In the camp they grew envious of Moses and of Aaron, who was consecrated to the Lord. The earth opened up and swallowed Dathan; it buried the company of Abiram.

— Psalm 106:16-17 (NIV)

The world is filled with trouble, and not one of us can avoid it. Just think of the people who are sick, or parents whose children have terrible diseases, or people who need jobs and don’t have them. There is enough trouble in the world without causing trouble for ourselves, which is exactly what we do when we envy other people.

God gives each of us what He knows we can handle. Although His decisions may not always seem fair to us, we should remember that He does not make mistakes. He knows what He is doing, and we should trust Him in that.

If God doesn’t choose you for something you want, the best course of action is to be happy for the person He did choose and know that He will promote you at the right time. Being jealous or envious doesn’t change God’s mind; it only makes you miserable. So be content with what you have and stay happy.

Prayer of the Day: Father, help me to be content with what You have given me and not ever to be jealous or envious of others, amen.


Truth for Life; Alistair Begg – Awakened to New Life

God, being rich in mercy, because of the great love with which he loved us, even when we were dead in our trespasses, made us alive together with Christ.

Ephesians 2:4-5

Some claim that mankind’s problem is not that we’re sinful but that we’re sick. If only we could provide for ourselves the right kind of care, medicine, or technology, then our lives would be transformed and we’d be ok, for surely man is essentially good, not innately sinful. At least, so goes the thinking.

According to the Bible, however, the only adequate explanation for the predicament we face is that man is spiritually lifeless. It’s not even that we are spiritually sick; outside of Christ we are “dead in [our] trespasses and sins” (Ephesians 2:1, emphasis added). And how much can a dead person do to make themselves alive? Nothing.

So you and I quite literally have a grave problem—unless, that is, there is one who is able to speak into the deadness of our experience and, by His very words, bring us to life. And that, of course, is Christianity’s great message: “As in Adam all die, so also in Christ shall all be made alive” (1 Corinthians 15:22).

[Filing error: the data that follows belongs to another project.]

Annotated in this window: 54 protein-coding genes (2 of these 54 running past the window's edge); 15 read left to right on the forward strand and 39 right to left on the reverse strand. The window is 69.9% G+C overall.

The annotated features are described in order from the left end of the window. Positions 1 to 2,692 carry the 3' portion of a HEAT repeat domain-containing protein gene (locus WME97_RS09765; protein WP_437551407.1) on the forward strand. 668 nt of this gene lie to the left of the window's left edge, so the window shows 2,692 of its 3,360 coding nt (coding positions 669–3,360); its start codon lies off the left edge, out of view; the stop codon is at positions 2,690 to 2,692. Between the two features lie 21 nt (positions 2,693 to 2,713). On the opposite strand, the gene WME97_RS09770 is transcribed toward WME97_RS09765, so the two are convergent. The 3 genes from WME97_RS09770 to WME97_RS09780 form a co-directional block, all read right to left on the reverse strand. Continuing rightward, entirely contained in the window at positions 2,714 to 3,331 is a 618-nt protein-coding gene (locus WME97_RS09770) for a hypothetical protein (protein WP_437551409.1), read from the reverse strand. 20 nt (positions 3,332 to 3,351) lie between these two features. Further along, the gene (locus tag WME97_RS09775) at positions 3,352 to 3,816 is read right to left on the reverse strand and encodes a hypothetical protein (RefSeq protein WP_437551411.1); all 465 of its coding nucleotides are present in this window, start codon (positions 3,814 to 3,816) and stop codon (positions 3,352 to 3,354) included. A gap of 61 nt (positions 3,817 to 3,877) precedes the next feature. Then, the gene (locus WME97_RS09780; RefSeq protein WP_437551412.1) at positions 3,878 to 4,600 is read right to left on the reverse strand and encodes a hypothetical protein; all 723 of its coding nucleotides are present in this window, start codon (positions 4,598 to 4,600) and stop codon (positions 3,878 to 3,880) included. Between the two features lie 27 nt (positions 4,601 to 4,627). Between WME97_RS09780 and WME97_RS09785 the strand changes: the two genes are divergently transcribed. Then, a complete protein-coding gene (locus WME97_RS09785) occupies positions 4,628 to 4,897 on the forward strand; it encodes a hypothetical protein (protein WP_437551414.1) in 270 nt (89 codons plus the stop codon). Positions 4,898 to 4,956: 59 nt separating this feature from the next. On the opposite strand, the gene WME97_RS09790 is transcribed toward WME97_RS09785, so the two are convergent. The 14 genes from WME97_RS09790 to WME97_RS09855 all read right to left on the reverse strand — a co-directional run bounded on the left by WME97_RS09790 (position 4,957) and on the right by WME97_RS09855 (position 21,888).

The best physical picture of this spiritual reality is the story of Jesus raising Lazarus from the dead. Imagine the scene. Lazarus was gone, and everyone knew it. He had been buried for four days. And yet Jesus walked up to the tomb and addressed the dead man: he “cried out with a loud voice, ‘Lazarus, come out.’” (John 11:43). And Lazarus came out.

How was it that Lazarus came to life? It was a result of the voice of Jesus, who alone can speak so that the spiritually dead hear. Just as Jesus brought life to lifeless Lazarus, so He breathes life into the deadness of men’s and women’s spiritual condition. Spiritually, we are corpses—just as dead and decaying as Lazarus in his tomb. But when God chooses, He utters His word and awakens us to life. As the hymn writer puts it:

He speaks, and, listening to His voice,
New life the dead receive.
The mournful, broken hearts rejoice;
The humble poor believe.[1]

We are not to think too much of ourselves. Left to our own devices and efforts, we are dead. We can never think too much of Jesus. He and He alone is the reason we have life. And we must never think too little of the call to share His gospel with those around us; for we have been given the inestimable privilege of being the means by which Jesus calls dead people to come out of their spiritual grave and discover eternal life with Him. To whom is He prompting you to speak of Him today?

Questions for Thought

How is God calling me to think differently?

How is God reordering my heart’s affections — what I love?

What is God calling me to do as I go about my day today?

Further Reading

Ezekiel 37

Topics: Biblical Figures New Birth Resurrection


1 Charles Wesley, “O for a Thousand Tongues to Sing” (1739).

Devotional material is taken from the Truth For Life daily devotional by Alistair Begg


Kids4Truth Clubs Daily Devotional – God’s Love Is His Choice